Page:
FAST PATROL BOAT FPB 41, BRUNEI NAVY

Tension in Asia With the rise of China and a changing balance of economic power and therefore military capability, there has been a rebalancing of the traditional regional political tensions. For example, Japan has been taking a tougher approach to foreign policy. Recent rhetoric concerning the East China Sea and the Senkaku Islands, which the Chinese call the Diaoyu Islands, makes it appear that the Japanese government is taking a tougher approach on foreign policy and military affairs. Its decision to purchase the disputed islands in September triggered outrage from China and spawned observations that Japan is veering toward the right. And whether it is veering towards the right or not the political

views are very passionately held. To be sure, there are some signs that suggest a shift to the right.8 Japanese citizens’ awareness of territorial issues with China, South Korea, and Russia has indeed risen in recent years, and conservative politicians are dominating headlines with declarations of Japan’s growing muscle: recently, former Prime Minister, Yoshihiko Noda vowed that he would “never compromise” on the territorial dispute with China. And Shinzo Abe, Prime Minister and leader of the Liberal Democratic Party (LDP), has similarly pledged to defend Japan’s territorial assets. This type of maritime tension has strong implications for higher levels of naval defence spending.

More information: +49 (0)421 6604 344 or www.luerssen-defence.com

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Naval Vessels in Action and How Requirements are Changing Meredith Llewellyn, Lead Contributor “The object of naval warfare must always be directly or indirectly either to secure command of the sea or to prevent the enemy from securing it” Sir Julian Corbett (l854-l922) British naval strategist

It was the attack on USS Cole a United States Navy guided-missile destroyer USS Cole (DDG-67) on October 12, 2000, while it was harbored and being refueled in the Yemen port of Aden nearly a year before the Al Qaeda attack on the United States in 2001 that has been one, if not the, most significant catalyst to a change in thinking about naval vessels in the 21st century

T

HERE WERE three naval incidents in the 21st century that have had a major effect on thinking about the role of frigates, corvettes and off shore patrol vessels. It was the attack on USS Cole a United States Navy guided-missile destroyer USS Cole (DDG-67) on October 12, 2000, while it was harbored and being refueled in the Yemen port of Aden nearly a year before the Al Qaeda attack on the United States in 2001 that has been one, if not the, most significant catalyst to a change in thinking about naval vessels in the 21st century. What happened? The USS Cole was in Aden for a routine fuel stop. According to reports USS Cole completed mooring at 09:30. Refueling started at 10:30. Around 11:18 local time a small craft approached the port side of the destroyer, and an explosion occurred, creating a 40-by-40-foot gash in the ship’s port side. The blast appeared to be caused by explosives molded into a shaped charge against the hull of the boat. Around 400 to 700 pounds of explosive were said to be used. The blast hit the ship’s galley, where crew were lining up for lunch. 17 sailors were killed and 39 were injured in the blast.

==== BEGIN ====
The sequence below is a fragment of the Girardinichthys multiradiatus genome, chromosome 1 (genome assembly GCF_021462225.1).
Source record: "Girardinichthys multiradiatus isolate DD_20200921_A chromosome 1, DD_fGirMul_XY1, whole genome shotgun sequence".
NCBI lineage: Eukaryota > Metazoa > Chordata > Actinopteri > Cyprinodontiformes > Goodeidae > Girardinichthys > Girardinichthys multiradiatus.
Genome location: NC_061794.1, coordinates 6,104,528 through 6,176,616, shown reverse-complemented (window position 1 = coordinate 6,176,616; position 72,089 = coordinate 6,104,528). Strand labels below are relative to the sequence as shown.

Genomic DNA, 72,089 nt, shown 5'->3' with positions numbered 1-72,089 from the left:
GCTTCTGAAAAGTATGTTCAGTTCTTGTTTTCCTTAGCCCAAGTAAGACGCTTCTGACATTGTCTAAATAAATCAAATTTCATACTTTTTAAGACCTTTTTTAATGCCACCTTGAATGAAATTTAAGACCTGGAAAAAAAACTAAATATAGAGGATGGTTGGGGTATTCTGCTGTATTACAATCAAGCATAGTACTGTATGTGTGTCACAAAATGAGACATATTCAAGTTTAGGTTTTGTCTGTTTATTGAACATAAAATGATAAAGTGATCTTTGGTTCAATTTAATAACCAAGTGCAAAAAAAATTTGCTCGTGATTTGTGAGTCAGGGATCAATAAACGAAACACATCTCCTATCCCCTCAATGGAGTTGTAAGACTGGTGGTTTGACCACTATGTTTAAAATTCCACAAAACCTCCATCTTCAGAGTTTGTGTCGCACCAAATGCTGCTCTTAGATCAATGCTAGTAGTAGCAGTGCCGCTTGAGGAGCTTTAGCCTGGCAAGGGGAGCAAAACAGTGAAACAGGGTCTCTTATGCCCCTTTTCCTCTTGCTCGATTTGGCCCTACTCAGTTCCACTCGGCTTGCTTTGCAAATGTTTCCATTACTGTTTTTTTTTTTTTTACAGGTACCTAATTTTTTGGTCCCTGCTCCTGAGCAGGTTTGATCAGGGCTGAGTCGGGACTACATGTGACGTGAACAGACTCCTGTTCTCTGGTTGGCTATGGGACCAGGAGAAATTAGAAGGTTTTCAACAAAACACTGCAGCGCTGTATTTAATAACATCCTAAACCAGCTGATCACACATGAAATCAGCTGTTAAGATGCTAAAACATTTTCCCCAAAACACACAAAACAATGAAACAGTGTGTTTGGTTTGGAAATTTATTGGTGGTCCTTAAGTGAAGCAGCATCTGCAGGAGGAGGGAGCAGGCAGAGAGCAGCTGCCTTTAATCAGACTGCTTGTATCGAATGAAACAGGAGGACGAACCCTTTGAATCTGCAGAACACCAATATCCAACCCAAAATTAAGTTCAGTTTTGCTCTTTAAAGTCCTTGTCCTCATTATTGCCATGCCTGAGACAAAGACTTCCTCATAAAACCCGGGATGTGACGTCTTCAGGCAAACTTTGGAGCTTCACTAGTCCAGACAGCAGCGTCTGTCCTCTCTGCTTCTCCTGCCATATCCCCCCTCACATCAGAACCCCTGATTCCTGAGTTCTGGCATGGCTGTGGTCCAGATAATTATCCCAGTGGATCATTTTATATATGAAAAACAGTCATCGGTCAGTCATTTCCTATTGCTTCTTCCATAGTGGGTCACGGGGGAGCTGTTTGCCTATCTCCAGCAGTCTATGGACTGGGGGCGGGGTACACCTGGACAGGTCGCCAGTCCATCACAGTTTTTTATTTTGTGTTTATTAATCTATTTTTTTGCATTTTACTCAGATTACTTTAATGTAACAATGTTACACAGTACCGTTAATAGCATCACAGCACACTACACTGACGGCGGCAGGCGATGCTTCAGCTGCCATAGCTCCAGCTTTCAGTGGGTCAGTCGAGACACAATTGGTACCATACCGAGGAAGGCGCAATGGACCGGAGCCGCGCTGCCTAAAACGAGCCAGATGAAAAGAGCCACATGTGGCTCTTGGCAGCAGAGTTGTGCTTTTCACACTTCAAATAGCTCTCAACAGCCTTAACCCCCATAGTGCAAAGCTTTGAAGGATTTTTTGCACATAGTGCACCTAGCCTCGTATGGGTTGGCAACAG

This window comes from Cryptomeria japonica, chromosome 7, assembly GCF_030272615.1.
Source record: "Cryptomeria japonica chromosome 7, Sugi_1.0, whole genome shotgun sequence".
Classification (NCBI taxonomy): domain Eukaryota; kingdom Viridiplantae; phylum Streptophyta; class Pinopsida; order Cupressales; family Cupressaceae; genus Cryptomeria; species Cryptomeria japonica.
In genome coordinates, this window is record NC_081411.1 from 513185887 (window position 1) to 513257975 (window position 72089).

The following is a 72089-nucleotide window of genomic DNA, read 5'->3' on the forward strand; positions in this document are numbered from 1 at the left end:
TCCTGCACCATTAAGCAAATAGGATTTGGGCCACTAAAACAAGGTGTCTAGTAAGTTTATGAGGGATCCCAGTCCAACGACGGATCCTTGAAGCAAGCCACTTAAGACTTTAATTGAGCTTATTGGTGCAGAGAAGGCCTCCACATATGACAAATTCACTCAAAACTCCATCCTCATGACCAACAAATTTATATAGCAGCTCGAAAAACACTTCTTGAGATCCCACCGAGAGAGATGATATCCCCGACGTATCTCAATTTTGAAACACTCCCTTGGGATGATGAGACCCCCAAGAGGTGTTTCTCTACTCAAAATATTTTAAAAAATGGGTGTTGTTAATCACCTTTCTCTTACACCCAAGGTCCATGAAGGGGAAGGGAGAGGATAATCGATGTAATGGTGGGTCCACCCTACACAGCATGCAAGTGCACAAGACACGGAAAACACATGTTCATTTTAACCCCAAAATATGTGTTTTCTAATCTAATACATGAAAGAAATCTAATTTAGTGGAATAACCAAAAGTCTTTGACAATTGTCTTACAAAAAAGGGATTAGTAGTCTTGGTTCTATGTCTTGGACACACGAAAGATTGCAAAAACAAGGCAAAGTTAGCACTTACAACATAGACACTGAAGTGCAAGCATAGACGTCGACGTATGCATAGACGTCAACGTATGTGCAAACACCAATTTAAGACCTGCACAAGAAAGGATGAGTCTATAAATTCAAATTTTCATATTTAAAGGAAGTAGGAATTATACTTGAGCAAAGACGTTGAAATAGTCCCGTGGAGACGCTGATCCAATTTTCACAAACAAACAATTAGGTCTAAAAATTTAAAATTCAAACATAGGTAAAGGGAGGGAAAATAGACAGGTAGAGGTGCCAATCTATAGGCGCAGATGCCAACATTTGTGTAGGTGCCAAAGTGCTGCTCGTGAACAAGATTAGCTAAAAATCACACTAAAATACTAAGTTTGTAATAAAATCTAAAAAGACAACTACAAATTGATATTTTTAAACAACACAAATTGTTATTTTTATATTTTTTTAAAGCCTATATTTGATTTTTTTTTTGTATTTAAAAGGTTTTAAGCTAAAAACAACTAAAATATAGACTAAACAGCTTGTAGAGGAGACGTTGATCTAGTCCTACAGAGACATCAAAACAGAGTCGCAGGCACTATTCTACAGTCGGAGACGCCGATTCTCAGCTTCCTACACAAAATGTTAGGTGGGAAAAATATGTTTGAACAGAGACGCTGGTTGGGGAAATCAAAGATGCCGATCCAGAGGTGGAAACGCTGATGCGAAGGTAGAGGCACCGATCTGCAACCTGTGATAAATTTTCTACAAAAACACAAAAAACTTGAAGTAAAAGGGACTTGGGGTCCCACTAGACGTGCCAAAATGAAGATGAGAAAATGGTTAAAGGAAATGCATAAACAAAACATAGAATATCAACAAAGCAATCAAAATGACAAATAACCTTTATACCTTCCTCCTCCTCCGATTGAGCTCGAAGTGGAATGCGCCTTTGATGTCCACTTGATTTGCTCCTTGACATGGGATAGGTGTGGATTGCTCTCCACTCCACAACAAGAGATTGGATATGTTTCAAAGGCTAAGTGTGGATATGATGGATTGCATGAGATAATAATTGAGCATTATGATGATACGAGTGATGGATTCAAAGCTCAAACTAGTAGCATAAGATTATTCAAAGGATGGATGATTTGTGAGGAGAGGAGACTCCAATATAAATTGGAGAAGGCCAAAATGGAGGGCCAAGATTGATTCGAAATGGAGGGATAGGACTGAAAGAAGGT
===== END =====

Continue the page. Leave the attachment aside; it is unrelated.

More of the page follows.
The Rules of Engagement did not Allow the Sailors to Shoot Unless Shot at First According to the Daily Telegraph reports9 the suicide bombers used a small craft and approached the Cole as though they were assisting in the refueling. There was no outward sign of hostility until the two men aboard stood up and gave a salute moments before the craft exploded, blowing a 40ft hole in the Cole’s side. The relaxed state of the crew and their rules of engagement disallowed them from shooting at the approaching small craft. This asymmetric attack on an American warship, the first since

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1987 signaled a change in vulnerability for large naval vessels and became a driver for a change in direction and demand for small mobile, fast moving off shore maritime craft with changed rules of engagement.

The INS Hanit Attack by Hezbollah Anti-Ship Missile The second incident that changed perceptions of the type of naval vessel required was the attack on the Israeli Sa’ar 5-class corvette, built by Northrop Grumman. In 2006 during the Lebanese war the INS vessel was patrolling in Lebanese waters, 10 nautical miles off the coast of Beirut. It was attacked on July 14, 2006 on the waterline, by a missile fired by Hezbollah that reportedly set the flight deck on fire and crippled the propulsion systems inside the hull. The ships early warning system and missile defense system was not deployed. Four Israeli crewmembers were killed. According to Frank Gardner of the BBC reporting at the time10: the weapon used by Hezbollah was the Iranian-made C-802 antiship missile, a variant of the Chinese Silkworm missile. More importantly still Gardner argues that: the Israeli military appears to have been taken by surprise by the attack and now believes that Iranian advisers from the IRGC were present at the launch of the missile.

The Sinking of the ROKS Cheonan Near The Border of North Korea But it was the sinking of the ROKS(Republic of Korea Ship) Cheonan a South Korean Pohangclass corvette of the Republic of Korea Navy (ROKN) that is proving to be one of the key drivers for the upgrading of corvettes, frigates and off shore patrol vessels in Asia. On 26 March 2010, it broke in two and sank near the sea border with North Korea. An investigation conducted


SPECIAL REPORT: NEXT GENERATION NAVAL VESSEL TECHNOLOGY

FRIGATE ALVARO DE BAZAN (F101)